Bevor/ or Beavor: A moveable face piece of
armor attached to helmets in the fifteenth and sixteenth centuries. When
lowered it protected the face from swords and lances.
Biretta: A stiff, square cap with three or
four points projecting from the crown. It was worn by the clergy as well
as by academics. Today birettas are worn in purple by bishops, red by
cardinals, and black by priests on non formal occasions.
Butterfly Headdress: Semitransparent linen,
draped and wired to resemble a butterfly, worn over a tall hennin.
Escoffion: a tall richly brocaded headdress,
sometimes shaped like two horns, sometimes like a narrow, tall turban,
usually had a veil of fine lawn about a yard wide.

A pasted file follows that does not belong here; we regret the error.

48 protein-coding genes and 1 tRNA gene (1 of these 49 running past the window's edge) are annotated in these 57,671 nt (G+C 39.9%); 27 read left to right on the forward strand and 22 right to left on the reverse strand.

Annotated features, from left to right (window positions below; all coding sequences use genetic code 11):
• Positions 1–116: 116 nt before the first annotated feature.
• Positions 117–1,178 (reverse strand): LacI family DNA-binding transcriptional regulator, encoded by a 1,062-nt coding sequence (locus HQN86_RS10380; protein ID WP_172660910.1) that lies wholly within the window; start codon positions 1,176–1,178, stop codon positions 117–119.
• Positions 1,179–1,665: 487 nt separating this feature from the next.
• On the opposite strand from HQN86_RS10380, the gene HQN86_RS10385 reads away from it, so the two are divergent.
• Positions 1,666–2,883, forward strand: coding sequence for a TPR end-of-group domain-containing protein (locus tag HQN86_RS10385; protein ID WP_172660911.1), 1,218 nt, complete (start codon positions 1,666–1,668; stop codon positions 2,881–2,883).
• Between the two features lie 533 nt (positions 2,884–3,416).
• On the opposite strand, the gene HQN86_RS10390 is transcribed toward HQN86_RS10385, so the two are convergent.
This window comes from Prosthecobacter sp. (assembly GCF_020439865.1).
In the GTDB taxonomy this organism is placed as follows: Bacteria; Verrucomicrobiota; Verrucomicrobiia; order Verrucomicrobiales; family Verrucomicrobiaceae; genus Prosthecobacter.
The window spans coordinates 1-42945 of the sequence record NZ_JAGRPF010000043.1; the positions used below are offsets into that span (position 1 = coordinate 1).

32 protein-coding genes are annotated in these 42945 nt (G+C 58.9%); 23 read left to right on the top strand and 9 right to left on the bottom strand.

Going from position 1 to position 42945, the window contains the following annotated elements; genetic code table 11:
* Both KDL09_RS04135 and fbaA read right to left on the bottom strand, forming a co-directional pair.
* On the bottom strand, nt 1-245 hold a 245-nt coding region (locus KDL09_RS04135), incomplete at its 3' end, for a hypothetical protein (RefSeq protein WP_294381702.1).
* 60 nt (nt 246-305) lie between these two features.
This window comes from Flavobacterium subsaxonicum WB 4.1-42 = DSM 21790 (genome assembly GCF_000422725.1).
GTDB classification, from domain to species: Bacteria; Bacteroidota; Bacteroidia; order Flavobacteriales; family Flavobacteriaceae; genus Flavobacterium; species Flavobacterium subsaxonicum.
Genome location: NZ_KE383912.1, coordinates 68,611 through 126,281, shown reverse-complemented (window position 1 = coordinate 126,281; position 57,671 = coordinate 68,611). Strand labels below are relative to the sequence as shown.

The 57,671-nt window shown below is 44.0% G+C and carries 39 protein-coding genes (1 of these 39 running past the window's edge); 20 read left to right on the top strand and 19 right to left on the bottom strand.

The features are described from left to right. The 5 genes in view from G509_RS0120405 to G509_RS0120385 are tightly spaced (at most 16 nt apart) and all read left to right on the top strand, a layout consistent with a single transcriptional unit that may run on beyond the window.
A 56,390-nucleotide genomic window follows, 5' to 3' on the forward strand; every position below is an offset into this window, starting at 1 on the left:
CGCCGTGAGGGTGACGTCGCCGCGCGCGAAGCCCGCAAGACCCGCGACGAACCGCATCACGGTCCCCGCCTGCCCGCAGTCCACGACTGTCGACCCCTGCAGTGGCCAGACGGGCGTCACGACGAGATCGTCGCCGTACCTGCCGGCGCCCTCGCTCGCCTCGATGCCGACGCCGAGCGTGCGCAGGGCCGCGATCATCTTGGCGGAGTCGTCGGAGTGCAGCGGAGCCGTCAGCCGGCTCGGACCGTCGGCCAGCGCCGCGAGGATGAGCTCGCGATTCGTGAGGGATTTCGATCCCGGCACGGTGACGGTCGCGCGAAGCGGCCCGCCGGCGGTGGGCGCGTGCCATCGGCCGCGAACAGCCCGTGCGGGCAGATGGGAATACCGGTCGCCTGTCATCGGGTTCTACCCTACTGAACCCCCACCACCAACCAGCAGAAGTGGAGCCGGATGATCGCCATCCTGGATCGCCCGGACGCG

Liripipe: Still retained from the chaperon as
a tail of material coming from the donut shape of the roundlet and draping
under the chin and over one shoulder.
Pourpoint: The name usually given to the short
jacket with a pleated skirt of this period. Sleeves were either full at
the top and tapering to the wrists, open and hanging behind a tight
undersleeve, or slashed to allow the arm to come through.
Roundlet: The donut-shaped, turbanlike
headdress worn by most men of fashion until the later part of the
Sideless Gown: This gown, cut away under the
arms to the hips, was usually covered with armorial bearings and remained
as the ceremonial dress for women during this period.